Many thought Lisbon would become a drug-tourist haven.  Others predicted usage rates among youths to surge.  Studies from 2001-2007 suggest they were wrong on both. 

http://www.businessinsider.com/portugal-drug-policy-decriminalization-works-2012-7

Let’s compare Portugal’s decriminalization to the “benefits” of incarceration:

1.  17% reduction in HIV cases among drug users. Sounds like a reduction in health costs.
2.  Drug use among adolescents declined.
3.  Street value of drugs decreased.  Sounds like a reduction in the kill-for-profit motive.
4.  The number of drug addicts in Portugal was cut in half over the study period.
5.  Police say that they’ve been freed from focusing on low-level users, which gave them the chance to focus on dealers and importers, the kingpins.

6.  In the mid-to-late ‘90s, at the peak of the Portugal drug problem, about 1 percent of Portuguese were a problematic drug user, was hooked on heroin or some other drug.  The studies show a drop of 50%, while the population has gone up about 10 percent.
But unlike conservative-liberal websites, let me direct you to the converse of this argument. NPR:  “Mixed Results For Portugal’s Great Drug Experiment,” January 20, 2011.  http://www.npr.org/2011/01/20/133086356/Mixed-Results-For-Portugals-Great-Drug-Experiment

According to this report the number of drug users in Portugal went down, but as of today have gone back up.  The author gives a detailed report on both sides, but some evidence does suggest that when Portugal’s citizens are interviewed about their lifetime drug history they are more forthcoming because they know they won’t be prosecuted, thus an increase in honesty, not usage.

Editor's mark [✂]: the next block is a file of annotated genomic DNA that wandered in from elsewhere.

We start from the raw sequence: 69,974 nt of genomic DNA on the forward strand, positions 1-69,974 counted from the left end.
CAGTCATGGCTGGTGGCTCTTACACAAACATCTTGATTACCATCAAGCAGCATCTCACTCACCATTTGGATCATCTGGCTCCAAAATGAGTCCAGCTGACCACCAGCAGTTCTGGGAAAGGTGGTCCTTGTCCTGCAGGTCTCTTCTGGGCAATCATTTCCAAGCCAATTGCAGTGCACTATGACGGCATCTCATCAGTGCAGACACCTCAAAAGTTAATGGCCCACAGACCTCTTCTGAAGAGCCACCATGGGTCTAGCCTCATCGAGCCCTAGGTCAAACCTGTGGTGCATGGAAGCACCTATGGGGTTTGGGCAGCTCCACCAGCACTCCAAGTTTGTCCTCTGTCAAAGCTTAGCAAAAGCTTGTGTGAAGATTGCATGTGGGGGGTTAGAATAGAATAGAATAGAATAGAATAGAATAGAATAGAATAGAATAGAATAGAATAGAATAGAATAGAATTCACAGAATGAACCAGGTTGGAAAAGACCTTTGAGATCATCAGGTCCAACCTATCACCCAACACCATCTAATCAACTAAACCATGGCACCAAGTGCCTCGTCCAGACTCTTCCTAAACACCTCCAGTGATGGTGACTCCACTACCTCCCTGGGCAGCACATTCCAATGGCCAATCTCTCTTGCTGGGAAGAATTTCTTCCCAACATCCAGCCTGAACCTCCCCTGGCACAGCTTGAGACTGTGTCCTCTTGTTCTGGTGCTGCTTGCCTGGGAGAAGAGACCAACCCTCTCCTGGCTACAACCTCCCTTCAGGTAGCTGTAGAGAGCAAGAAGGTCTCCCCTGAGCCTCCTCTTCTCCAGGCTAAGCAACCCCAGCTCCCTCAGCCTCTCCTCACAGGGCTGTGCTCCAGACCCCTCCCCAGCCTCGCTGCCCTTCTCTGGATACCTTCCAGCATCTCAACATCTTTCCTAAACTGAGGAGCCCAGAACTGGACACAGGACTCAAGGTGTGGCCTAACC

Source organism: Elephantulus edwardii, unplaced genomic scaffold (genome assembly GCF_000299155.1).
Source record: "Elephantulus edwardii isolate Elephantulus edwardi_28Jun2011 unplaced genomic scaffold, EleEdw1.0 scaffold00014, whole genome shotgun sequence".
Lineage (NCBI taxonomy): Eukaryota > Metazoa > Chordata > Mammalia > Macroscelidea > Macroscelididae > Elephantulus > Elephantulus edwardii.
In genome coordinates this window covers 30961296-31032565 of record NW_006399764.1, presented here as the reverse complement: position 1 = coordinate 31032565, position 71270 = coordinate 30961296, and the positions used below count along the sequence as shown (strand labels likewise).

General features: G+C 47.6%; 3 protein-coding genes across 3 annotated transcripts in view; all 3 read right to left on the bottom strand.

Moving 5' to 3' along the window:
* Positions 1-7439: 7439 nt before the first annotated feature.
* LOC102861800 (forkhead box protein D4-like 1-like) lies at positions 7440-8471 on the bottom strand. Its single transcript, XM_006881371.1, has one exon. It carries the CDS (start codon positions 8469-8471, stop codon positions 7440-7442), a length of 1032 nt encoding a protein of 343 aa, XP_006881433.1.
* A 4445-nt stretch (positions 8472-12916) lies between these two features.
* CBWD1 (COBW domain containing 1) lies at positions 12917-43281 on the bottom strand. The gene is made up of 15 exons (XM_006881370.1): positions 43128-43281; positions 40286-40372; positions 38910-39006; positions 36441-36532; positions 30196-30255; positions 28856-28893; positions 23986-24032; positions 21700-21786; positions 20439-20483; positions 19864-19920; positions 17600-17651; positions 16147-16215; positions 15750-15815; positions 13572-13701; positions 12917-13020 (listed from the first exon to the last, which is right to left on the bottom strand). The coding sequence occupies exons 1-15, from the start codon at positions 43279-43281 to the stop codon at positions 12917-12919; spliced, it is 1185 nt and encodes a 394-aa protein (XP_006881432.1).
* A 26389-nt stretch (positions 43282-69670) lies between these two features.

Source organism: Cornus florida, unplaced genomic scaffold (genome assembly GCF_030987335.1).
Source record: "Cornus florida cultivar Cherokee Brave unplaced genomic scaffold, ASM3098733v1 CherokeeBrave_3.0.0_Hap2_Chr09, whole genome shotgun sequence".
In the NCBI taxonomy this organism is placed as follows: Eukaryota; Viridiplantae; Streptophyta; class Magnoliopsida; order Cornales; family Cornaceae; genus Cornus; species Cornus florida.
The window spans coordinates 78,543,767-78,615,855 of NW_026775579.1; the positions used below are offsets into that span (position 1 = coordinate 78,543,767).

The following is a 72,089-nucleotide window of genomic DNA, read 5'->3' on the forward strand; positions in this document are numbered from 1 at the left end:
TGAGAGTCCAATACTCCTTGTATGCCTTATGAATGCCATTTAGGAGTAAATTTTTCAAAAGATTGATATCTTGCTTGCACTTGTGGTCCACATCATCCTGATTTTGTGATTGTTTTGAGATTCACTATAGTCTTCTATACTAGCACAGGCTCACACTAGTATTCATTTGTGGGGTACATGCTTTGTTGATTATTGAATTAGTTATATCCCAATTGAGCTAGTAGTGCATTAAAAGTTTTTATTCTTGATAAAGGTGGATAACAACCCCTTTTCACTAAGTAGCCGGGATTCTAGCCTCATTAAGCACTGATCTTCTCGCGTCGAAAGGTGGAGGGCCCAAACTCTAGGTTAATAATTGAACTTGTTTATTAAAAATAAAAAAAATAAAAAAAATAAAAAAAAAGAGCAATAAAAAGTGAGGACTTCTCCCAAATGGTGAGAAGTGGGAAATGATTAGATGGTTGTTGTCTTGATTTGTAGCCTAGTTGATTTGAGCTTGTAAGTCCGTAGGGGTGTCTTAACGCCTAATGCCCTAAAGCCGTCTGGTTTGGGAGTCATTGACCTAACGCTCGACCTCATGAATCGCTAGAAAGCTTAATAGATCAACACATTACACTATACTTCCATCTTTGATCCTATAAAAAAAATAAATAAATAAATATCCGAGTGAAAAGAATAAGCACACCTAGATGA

The fact of the matter is any arguments can be culled from the internet to fit your dogma.  This website tries not to do that.

But let’s go back to lists.  Are these really the “benefits” you want?  Do you really not care to trade violence, incarceration and the attendant costs for addiction treatment?  

Do you really believe law enforcement, when they trot out the media for a look see at the latest cache of weapons, drugs, and derelicts, and tell you this is evidence that the war on drugs is working?

Do you really think non-profit prison corporations and their behind-the-scenes power brokers are going to allow a reduction in crime that would allow a reduction in corporate-shareholder profits?

Now, explain this one to me.  We are a society that said “hell no” to the prohibition of alcohol.  After prohibition was lifted, you would think everyone would get drunk much more.  The CATO Institute, specifically Policy Analysis No. 157, showed drinking declined after booze was made legal.  We know that in large amounts booze often leads to violence and destructive activity.  WE KNOW THIS, but we have no problem with its legality.  We know that lots of people used to kill, wound and beat others during prohibition, but they don’t now (unless they’re drunk).  WE KNOW THIS, but it’s still okay.  

Now, it’s all right to put someone in a very expensive cave for smoking a plant or swallowing a pill.  The plants and pills make one mostly stupid and sleepy.  WE KNOW THAT non-violent drugs do make people kill, wound and beat others because of the profit.  Is this okay, too?

We took the profit out of liquor.  Drinking went down and they stopped the killing.

Now, we want to keep the profit in drugs for fear we will take more drugs while killing each other?

Does this make sense to you?  In particular, that “while killing each other” part?  Really?? Tell me how.

For a change, I’m with the Governor on this one.
 (15) Comments
Tags :  
Locations: LisbonLouisiana
People: Bobby JindalPat Robertson